Energy Gain Kernel for Climate Feedbacks. Part I: Formulation and Physical Understanding

Ming Cai aDepartment of Earth, Ocean, and Atmospheric Science, Florida State University, Tallahassee, FL, USA

Search for other papers by Ming Cai in
Current site
Google Scholar
PubMed
Close
,
Xiaoming Hu bSchool of Atmospheric Sciences, Sun Yat-sen University and Southern Marine Science and Engineering Guangdong Laboratory (Zhuhai), Zhuhai, P. R. China
cGuangdong Province Key Laboratory for Climate Change and Natural Disaster Studies, Zhuhai, P. R. China

Search for other papers by Xiaoming Hu in
Current site
Google Scholar
PubMed
Close
,
Jie Sun aDepartment of Earth, Ocean, and Atmospheric Science, Florida State University, Tallahassee, FL, USA

Search for other papers by Jie Sun in
Current site
Google Scholar
PubMed
Close
,
Feng Ding dDepartment of Atmospheric and Oceanic Sciences, Peking University, Beijing, P. R. China

Search for other papers by Feng Ding in
Current site
Google Scholar
PubMed
Close
, and
Jing Feng eAtmospheric and Oceanic Sciences Program, Princeton University, Princeton, NJ, USA

Search for other papers by Jing Feng in
Current site
Google Scholar
PubMed
Close
Open access

Abstract

This paper introduces a climate feedback kernel, referred to as the “energy gain kernel” (EGK). EGK allows for separating the net longwave radiative energy perturbations given by a Planck feedback matrix explicitly into thermal energy emission perturbations of individual layers, and thermal radiative energy flux convergence perturbations at individual layers resulting from the coupled atmosphere-surface temperature changes in response to the unit forcing in individual layers. The former is represented by the diagonal matrix of a Planck feedback matrix and the latter by EGK. Elements of EGK are all positive, representing amplified energy perturbations at a layer where forcing is imposed and energy gained at other layers, both of which are achieved through radiative thermal coupling within an atmosphere-surface column.

Applying EGK to input energy perturbations, whether external or internal due to responses of non-temperature feedback processes to external energy perturbations, such as water vapor and albedo feedbacks, yields their total energy perturbations amplified through radiative thermal coupling within an atmosphere-surface column.

As the strength of EGK depends exclusively on climate mean states, it offers a solution for effectively and objectively separating control climate state information from climate perturbations for climate feedback studies. Given that an EGK comprises critical climate mean state information on mean temperature, water vapor, clouds, and surface pressure, we envision that the diversity of EGK across different climate models could provide insight into the inquiry of why, under the same anthropogenic greenhouse gas increase scenario, different models yield varying degrees of global mean surface warming.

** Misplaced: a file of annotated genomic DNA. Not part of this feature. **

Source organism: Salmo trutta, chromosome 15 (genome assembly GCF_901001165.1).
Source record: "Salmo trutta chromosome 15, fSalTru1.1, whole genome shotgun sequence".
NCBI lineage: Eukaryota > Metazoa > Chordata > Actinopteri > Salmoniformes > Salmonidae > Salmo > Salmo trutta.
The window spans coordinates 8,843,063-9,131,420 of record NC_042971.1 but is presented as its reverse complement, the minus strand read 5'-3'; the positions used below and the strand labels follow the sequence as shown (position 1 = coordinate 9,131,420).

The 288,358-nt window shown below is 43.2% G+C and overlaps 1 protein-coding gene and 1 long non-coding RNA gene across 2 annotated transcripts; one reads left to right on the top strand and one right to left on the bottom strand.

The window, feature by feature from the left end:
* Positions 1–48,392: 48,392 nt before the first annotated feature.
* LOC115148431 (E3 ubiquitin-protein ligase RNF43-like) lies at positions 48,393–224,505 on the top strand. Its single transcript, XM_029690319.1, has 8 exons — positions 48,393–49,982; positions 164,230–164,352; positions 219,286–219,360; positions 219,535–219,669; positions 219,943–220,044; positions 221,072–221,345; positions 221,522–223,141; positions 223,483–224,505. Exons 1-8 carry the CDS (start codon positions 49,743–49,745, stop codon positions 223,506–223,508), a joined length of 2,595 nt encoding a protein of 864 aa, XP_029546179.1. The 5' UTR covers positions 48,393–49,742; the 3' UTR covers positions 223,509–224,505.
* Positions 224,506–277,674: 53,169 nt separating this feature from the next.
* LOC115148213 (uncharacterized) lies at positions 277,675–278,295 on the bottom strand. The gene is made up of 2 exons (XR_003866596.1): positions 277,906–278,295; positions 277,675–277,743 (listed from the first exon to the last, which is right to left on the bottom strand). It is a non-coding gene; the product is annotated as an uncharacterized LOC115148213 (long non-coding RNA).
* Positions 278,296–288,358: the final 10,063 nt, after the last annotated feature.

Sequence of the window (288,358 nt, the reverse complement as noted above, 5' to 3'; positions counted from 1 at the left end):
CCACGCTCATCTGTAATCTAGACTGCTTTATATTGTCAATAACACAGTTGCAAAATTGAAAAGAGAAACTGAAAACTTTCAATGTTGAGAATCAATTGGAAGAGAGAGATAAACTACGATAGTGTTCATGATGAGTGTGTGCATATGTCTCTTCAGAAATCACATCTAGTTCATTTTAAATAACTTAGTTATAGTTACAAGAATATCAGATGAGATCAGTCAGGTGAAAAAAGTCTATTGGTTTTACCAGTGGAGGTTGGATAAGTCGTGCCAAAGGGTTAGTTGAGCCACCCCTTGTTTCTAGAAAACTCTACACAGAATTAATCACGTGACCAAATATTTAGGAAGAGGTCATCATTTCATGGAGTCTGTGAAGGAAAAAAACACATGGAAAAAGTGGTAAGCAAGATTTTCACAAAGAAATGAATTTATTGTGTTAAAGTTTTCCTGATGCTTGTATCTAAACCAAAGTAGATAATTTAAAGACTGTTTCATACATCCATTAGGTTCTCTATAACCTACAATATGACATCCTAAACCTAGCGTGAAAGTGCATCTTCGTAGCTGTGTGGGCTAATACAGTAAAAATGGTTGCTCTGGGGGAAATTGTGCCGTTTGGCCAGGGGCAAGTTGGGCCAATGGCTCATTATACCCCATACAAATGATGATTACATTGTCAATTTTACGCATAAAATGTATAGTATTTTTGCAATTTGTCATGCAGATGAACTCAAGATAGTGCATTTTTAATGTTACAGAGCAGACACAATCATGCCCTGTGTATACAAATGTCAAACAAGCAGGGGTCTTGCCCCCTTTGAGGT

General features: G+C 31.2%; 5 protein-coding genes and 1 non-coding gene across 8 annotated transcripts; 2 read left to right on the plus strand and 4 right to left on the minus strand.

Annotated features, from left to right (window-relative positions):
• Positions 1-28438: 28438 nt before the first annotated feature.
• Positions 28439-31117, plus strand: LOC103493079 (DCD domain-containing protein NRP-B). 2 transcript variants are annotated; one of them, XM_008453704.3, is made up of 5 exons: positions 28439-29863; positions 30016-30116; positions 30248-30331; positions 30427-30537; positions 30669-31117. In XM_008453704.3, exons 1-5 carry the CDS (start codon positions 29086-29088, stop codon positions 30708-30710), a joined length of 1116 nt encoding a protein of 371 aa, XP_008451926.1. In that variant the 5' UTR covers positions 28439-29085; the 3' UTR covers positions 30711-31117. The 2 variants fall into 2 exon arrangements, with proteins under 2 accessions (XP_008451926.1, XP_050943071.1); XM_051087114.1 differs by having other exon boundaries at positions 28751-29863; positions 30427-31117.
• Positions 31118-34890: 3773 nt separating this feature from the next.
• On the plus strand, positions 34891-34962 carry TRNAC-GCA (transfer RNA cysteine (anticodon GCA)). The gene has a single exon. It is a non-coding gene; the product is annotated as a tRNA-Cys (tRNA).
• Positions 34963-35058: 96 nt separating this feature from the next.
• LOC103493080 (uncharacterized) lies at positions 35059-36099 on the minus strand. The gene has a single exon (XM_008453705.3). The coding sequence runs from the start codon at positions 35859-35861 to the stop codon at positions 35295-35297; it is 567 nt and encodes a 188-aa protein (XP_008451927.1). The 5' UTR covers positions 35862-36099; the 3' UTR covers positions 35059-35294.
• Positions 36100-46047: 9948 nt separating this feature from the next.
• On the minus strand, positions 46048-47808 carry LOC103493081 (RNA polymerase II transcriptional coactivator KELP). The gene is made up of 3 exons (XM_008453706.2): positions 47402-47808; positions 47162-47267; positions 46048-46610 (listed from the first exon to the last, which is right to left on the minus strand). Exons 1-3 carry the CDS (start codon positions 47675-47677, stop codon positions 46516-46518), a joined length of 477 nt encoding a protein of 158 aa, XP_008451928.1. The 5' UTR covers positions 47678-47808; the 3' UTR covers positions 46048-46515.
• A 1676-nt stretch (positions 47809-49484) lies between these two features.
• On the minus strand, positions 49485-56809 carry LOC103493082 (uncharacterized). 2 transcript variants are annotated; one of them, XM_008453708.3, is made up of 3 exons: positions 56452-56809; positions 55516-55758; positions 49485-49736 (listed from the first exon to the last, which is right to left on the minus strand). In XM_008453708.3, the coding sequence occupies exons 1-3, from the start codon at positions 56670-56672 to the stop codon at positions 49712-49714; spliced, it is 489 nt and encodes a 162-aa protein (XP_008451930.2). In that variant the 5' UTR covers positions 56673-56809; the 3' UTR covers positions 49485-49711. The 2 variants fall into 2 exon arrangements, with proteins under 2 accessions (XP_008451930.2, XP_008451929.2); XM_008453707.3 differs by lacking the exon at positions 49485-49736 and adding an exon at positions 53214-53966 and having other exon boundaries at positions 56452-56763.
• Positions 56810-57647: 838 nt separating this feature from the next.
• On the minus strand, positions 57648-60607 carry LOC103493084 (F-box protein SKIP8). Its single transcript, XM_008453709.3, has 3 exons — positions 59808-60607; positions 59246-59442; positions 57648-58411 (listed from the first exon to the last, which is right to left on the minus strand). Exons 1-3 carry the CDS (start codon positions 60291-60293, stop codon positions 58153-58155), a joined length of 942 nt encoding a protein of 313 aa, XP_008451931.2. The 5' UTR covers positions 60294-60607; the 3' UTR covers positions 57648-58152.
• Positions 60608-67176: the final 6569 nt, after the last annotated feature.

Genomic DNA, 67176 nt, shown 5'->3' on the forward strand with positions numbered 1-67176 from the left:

© 2024 American Meteorological Society. This is an Author Accepted Manuscript distributed under the terms of the default AMS reuse license. For information regarding reuse and general copyright information, consult the AMS Copyright Policy (www.ametsoc.org/PUBSReuseLicenses).

Corresponding author: Ming Cai, mcai@fsu.edu

Abstract

This paper introduces a climate feedback kernel, referred to as the “energy gain kernel” (EGK). EGK allows for separating the net longwave radiative energy perturbations given by a Planck feedback matrix explicitly into thermal energy emission perturbations of individual layers, and thermal radiative energy flux convergence perturbations at individual layers resulting from the coupled atmosphere-surface temperature changes in response to the unit forcing in individual layers. The former is represented by the diagonal matrix of a Planck feedback matrix and the latter by EGK. Elements of EGK are all positive, representing amplified energy perturbations at a layer where forcing is imposed and energy gained at other layers, both of which are achieved through radiative thermal coupling within an atmosphere-surface column.

Applying EGK to input energy perturbations, whether external or internal due to responses of non-temperature feedback processes to external energy perturbations, such as water vapor and albedo feedbacks, yields their total energy perturbations amplified through radiative thermal coupling within an atmosphere-surface column.

As the strength of EGK depends exclusively on climate mean states, it offers a solution for effectively and objectively separating control climate state information from climate perturbations for climate feedback studies. Given that an EGK comprises critical climate mean state information on mean temperature, water vapor, clouds, and surface pressure, we envision that the diversity of EGK across different climate models could provide insight into the inquiry of why, under the same anthropogenic greenhouse gas increase scenario, different models yield varying degrees of global mean surface warming.

© 2024 American Meteorological Society. This is an Author Accepted Manuscript distributed under the terms of the default AMS reuse license. For information regarding reuse and general copyright information, consult the AMS Copyright Policy (www.ametsoc.org/PUBSReuseLicenses).

Corresponding author: Ming Cai, mcai@fsu.edu
Save